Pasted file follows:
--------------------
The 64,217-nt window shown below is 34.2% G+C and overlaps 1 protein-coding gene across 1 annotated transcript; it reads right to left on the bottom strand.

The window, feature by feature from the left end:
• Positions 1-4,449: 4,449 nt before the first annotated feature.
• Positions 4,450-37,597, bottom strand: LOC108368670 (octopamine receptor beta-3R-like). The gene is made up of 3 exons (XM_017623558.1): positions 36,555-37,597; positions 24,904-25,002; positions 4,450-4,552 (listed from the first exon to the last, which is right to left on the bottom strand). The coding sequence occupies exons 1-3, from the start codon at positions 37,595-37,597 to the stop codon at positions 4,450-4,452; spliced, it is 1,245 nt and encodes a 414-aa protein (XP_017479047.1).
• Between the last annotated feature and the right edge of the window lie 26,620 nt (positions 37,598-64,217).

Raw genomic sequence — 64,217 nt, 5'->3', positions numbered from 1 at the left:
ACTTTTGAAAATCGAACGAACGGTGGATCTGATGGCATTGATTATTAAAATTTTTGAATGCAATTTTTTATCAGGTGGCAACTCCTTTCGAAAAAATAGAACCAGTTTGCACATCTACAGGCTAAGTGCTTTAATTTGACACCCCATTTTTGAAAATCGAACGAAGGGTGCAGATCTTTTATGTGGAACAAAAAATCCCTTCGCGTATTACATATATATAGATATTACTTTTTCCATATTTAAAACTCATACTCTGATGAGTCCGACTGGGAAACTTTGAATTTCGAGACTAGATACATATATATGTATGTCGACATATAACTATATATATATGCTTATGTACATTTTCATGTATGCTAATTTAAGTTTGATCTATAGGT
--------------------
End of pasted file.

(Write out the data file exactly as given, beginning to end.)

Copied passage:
The 64,217-nt window shown below is 34.2% G+C and overlaps 1 protein-coding gene across 1 annotated transcript; it reads right to left on the bottom strand.

The window, feature by feature from the left end:
• Positions 1-4,449: 4,449 nt before the first annotated feature.
• Positions 4,450-37,597, bottom strand: LOC108368670 (octopamine receptor beta-3R-like). The gene is made up of 3 exons (XM_017623558.1): positions 36,555-37,597; positions 24,904-25,002; positions 4,450-4,552 (listed from the first exon to the last, which is right to left on the bottom strand). The coding sequence occupies exons 1-3, from the start codon at positions 37,595-37,597 to the stop codon at positions 4,450-4,452; spliced, it is 1,245 nt and encodes a 414-aa protein (XP_017479047.1).
• Between the last annotated feature and the right edge of the window lie 26,620 nt (positions 37,598-64,217).

Raw genomic sequence — 64,217 nt, 5'->3', positions numbered from 1 at the left:
ACTTTTGAAAATCGAACGAACGGTGGATCTGATGGCATTGATTATTAAAATTTTTGAATGCAATTTTTTATCAGGTGGCAACTCCTTTCGAAAAAATAGAACCAGTTTGCACATCTACAGGCTAAGTGCTTTAATTTGACACCCCATTTTTGAAAATCGAACGAAGGGTGCAGATCTTTTATGTGGAACAAAAAATCCCTTCGCGTATTACATATATATAGATATTACTTTTTCCATATTTAAAACTCATACTCTGATGAGTCCGACTGGGAAACTTTGAATTTCGAGACTAGATACATATATATGTATGTCGACATATAACTATATATATATGCTTATGTACATTTTCATGTATGCTAATTTAAGTTTGATCTATAGGT